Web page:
Clarkson Stanfield, who was Charles Dickens's senior by about nineteen years, made the acquaintance of the novelist late in the "Thirties," when began those affectionate relations subsisting between the two distinguished men. "I love you so truly," observed Dickens to the artist, in a letter dated August 24, 1844, "and have such pride and joy of heart in your friendship, that I don't know how to begin writing to you." Two years previously Stanfield joined Dickens and his friends Forster and Maclise in their famous trip to Cornwall, -- three memorable weeks, overflowing with enjoyment and fun; the artists made sketches of the most romantic of the halting-places, one of these being a drawing of the Logan Stone by Stanfield (now in the Forster Collection at South Kensington), where are seen the figures of himself and his three fellow-travellers.

In 1844, Dickens conceived the idea of a second Christmas Book, The Chimes, and what more natural than that he should desire to enlist the services, as illustrator, of so skilled a draughtsman as Clarkson Stanfield? It was decided to depart from the plan adopted in regard to the "Carol," by engaging more than one artist, thus imparting an agreeable variety to the designs. Stanfield, eager to gratify his friend, did not require much persuasion to co-operate in the pictorial embellishment of the little volume, for which he provided two choice drawings, viz., "The Old Church," -- a faithful representation of the "old London belfry " of St. Dunstan's in Fleet Street, -- and "Will Fern's Cottage," -- a pretty bit of landscape scenery, such as the artist knew so well how to depict.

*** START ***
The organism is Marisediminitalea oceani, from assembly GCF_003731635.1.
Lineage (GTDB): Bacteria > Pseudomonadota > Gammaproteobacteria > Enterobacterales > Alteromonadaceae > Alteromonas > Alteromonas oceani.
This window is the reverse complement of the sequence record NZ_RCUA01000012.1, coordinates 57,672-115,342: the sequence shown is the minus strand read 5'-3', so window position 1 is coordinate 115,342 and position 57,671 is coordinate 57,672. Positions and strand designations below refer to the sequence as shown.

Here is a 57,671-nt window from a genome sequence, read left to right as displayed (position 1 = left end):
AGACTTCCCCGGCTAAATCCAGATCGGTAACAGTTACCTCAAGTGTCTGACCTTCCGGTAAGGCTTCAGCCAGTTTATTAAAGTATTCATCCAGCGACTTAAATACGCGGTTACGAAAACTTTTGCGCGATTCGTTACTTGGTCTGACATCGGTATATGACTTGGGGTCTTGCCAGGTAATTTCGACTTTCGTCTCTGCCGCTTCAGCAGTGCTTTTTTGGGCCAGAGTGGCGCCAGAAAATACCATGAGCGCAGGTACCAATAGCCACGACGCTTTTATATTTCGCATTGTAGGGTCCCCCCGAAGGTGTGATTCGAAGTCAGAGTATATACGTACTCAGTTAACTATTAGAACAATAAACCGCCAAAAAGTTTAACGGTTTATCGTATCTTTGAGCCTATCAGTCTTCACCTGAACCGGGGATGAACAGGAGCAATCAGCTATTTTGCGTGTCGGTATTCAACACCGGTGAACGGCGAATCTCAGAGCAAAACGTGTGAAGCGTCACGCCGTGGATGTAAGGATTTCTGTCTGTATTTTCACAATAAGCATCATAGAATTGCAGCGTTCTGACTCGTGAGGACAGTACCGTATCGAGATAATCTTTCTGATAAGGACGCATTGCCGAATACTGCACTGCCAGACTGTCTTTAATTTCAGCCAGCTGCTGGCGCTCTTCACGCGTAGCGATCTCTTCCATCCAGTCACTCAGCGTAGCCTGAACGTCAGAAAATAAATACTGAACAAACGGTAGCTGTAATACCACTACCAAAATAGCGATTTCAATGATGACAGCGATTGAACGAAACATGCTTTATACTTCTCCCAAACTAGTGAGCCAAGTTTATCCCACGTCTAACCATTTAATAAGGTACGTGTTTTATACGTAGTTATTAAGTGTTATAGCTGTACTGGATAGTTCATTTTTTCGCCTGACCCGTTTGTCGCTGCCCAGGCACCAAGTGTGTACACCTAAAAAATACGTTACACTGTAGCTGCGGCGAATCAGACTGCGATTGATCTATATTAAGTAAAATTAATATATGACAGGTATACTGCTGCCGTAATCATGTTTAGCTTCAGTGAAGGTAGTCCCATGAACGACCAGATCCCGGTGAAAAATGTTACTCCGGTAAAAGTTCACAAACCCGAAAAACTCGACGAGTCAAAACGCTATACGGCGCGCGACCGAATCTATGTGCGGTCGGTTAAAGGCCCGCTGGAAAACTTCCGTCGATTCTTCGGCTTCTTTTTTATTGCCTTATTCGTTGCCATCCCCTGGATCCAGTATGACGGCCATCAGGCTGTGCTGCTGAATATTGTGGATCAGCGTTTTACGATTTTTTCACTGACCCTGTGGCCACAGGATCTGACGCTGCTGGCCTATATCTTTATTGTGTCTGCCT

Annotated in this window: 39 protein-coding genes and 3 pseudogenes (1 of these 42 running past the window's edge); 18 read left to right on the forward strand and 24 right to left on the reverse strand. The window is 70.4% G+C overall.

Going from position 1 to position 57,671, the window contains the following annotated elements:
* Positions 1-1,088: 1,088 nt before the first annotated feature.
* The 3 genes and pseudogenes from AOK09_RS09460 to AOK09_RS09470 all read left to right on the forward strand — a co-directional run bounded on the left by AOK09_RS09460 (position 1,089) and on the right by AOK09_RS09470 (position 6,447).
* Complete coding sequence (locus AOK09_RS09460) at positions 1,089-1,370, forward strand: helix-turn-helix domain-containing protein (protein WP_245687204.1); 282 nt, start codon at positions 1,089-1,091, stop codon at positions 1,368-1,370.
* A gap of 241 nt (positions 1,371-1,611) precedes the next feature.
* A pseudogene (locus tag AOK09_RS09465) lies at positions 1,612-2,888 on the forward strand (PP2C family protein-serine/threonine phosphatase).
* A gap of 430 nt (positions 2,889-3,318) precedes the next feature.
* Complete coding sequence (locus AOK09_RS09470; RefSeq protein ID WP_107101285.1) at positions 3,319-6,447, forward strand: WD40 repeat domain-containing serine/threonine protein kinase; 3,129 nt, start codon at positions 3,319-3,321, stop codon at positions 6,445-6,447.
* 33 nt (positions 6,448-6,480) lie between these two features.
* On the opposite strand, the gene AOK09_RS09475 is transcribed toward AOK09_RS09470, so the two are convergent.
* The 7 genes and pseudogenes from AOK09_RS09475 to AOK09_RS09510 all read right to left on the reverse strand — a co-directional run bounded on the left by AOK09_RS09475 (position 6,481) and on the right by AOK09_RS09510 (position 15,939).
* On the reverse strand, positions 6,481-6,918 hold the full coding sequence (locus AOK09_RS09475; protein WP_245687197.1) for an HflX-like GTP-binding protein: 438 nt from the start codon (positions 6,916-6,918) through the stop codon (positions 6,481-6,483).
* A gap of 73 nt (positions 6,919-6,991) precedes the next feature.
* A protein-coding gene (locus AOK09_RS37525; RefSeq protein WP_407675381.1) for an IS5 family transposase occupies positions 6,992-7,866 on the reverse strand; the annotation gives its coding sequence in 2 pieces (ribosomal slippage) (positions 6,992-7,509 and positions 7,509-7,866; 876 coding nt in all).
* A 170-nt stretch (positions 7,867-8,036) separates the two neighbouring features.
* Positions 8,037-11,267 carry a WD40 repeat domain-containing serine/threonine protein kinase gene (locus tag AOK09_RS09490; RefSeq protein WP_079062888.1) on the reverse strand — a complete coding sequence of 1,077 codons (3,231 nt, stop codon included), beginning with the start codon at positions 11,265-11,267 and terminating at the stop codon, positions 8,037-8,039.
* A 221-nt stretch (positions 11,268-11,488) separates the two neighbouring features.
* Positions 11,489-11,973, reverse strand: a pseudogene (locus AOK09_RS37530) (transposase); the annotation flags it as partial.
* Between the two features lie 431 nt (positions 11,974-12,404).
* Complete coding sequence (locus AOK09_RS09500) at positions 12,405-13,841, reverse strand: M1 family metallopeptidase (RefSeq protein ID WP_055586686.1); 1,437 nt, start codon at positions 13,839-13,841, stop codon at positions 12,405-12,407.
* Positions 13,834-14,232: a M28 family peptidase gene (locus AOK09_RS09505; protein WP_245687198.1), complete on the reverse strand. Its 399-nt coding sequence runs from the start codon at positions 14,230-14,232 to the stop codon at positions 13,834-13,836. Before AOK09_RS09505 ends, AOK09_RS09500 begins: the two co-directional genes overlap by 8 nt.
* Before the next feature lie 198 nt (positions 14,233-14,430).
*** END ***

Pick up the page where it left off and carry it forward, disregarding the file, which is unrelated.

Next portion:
With these Dickens was charmed, and in a letter to his wife he said: " Stanfield's readiness, delight, wonder at my being pleased with what he has done is delicious."

Stanfield, it appears, would not accept payment for these drawings, preferring that they should be considered as tokens of friendship. Dickens, however, could not pass over so generous an act without some acknowledgment, and this took the form of a silver claret-jug, which was presented (as the inscription records) "In Memory of 'The Chimes.' " Accompanying the gift was the following letter, dated October 2, 1845, where allusion is made to the succeeding Christmas Story: -- "My Dear Stanny, -- I send you the claret-jug. But for a mistake, you would have received the little remembrance almost immediately after my return from abroad.